Elisha replied to her, “How can I help you? Tell me, what do you have in your house?” 2 Kings 4:2
Three-year-old Buddy and his mom went to church each week to help unload groceries from the food ministry truck. When Buddy overheard his mom telling his grandmother that the delivery truck broke down, he said, “Oh, no. How will they do food ministry?” His mom explained that the church would have to raise money to buy a new truck. Buddy smiled. “I have money,” he said, leaving the room. He returned with a plastic jar decorated with colorful stickers and filled with coins, which amounted to a little over $38. Though Buddy didn’t have much, God combined his sacrificial offering with gifts from others to provide a new refrigerated truck, so that the church could continue serving their community.
A small amount offered generously is always more than enough when placed in God’s hands. In 2 Kings 4, a poor widow asked the prophet Elisha for financial assistance. He told her to take inventory of her own resources, reach out to her neighbors for help, then follow his instructions (vv. 1–4). In a miraculous display of provision, God used the widow’s small amount of oil to fill all the jars she collected from her neighbors (vv. 5–6). Elisha told her, “Sell the oil and pay your debts. You and your sons can live on what is left” (v. 7).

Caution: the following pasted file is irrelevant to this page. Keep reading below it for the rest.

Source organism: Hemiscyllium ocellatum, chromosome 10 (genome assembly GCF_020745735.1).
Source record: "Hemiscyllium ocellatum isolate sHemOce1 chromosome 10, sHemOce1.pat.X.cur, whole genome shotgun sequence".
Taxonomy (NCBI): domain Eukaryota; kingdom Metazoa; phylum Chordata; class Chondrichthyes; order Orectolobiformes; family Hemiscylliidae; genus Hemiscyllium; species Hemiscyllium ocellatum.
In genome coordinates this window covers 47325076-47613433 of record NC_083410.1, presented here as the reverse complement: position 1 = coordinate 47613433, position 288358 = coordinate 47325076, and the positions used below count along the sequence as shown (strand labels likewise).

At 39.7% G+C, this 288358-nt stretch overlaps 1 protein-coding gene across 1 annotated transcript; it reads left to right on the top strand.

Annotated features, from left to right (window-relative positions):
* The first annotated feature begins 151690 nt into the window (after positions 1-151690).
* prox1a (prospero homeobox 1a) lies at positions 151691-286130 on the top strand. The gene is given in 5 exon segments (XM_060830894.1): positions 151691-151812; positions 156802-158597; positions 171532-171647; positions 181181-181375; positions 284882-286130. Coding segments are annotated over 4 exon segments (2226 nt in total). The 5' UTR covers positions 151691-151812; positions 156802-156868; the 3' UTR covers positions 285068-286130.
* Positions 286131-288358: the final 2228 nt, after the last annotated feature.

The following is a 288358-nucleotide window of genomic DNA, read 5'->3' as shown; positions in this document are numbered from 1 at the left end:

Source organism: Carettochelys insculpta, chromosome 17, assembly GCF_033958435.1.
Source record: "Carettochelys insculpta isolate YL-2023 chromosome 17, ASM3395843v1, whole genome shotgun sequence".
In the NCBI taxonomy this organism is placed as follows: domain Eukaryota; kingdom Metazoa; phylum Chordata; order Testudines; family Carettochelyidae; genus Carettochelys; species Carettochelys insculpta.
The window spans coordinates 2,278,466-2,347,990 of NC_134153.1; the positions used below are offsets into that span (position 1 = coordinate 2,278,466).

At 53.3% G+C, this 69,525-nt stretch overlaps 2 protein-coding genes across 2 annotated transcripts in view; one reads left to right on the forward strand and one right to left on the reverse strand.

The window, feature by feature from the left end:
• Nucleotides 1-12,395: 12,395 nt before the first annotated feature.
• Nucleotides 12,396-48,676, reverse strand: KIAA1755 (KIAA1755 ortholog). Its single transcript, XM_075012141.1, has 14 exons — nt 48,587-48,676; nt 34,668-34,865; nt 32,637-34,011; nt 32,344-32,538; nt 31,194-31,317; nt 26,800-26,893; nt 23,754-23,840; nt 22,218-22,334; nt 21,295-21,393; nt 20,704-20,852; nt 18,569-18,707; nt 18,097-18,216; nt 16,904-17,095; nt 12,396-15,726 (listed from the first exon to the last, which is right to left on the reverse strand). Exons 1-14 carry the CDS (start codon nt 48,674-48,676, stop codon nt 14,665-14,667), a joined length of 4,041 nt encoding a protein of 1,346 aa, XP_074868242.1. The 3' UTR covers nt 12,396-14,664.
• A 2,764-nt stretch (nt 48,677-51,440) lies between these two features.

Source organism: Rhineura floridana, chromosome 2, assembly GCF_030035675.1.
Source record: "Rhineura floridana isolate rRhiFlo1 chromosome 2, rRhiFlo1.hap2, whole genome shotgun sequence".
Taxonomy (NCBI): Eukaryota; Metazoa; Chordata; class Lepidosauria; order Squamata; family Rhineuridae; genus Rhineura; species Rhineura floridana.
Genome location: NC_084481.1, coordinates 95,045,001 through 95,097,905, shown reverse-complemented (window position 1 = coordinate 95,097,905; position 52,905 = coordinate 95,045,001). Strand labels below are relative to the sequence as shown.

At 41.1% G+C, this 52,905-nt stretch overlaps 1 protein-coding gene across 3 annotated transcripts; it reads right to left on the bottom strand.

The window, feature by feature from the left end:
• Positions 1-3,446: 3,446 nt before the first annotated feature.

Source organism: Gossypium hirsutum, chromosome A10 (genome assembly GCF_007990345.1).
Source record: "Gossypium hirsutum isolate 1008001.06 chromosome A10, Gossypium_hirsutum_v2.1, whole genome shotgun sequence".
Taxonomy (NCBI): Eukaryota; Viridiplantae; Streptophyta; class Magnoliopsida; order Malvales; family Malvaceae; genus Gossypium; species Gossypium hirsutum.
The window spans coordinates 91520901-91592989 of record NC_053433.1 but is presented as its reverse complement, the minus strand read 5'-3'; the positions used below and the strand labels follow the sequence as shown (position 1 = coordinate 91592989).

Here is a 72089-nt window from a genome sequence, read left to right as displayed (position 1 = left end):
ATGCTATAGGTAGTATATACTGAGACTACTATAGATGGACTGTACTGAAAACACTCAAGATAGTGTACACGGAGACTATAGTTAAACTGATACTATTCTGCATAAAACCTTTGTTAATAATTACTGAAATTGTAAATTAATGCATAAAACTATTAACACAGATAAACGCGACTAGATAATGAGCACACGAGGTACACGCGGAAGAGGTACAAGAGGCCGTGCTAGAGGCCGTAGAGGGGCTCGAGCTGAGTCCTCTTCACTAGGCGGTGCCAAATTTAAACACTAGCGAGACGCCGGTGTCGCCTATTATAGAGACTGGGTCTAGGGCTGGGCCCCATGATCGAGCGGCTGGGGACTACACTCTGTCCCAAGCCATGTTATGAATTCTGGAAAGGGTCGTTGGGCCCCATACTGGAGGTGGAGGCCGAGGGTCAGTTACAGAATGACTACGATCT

When we focus on what we don’t have, we risk missing out on watching God do great things with what we do have.
When has God multiplied your resources in a miraculous way? When has He used you to combine your resources with the gifts of others to meet a bigger need in your community?
Faithful Provider, please help me to be mindful and grateful as I faithfully manage and share all You’ve given me.
When Elijah was taken into heaven, Elisha commenced his fifty some years of ministry (853–798 bc) as God’s prophet to the Northern Kingdom of Israel at a time when her kings were leading the Israelites into Baal idolatry (2 Kings 2:1–8:15). Elisha performed various miracles similar to the miracles performed by his mentor, showing that he was his successor and authenticating himself as God’s prophet. In 2 Kings 4, Elisha enabled a poor widow to redeem her two sons sold into slavery with a miraculous supply of olive oil (vv. 1–7). He also raised a boy from the dead (vv. 32–37). Both miracles, scholars suggest, anticipated Jesus’ miracles of supplying food to feed thousands (Matthew 14:15–21; 15:32–38) and raising the widow’s son and Jairus’ daughter from the dead (Luke 7:11–15; 8:49–55).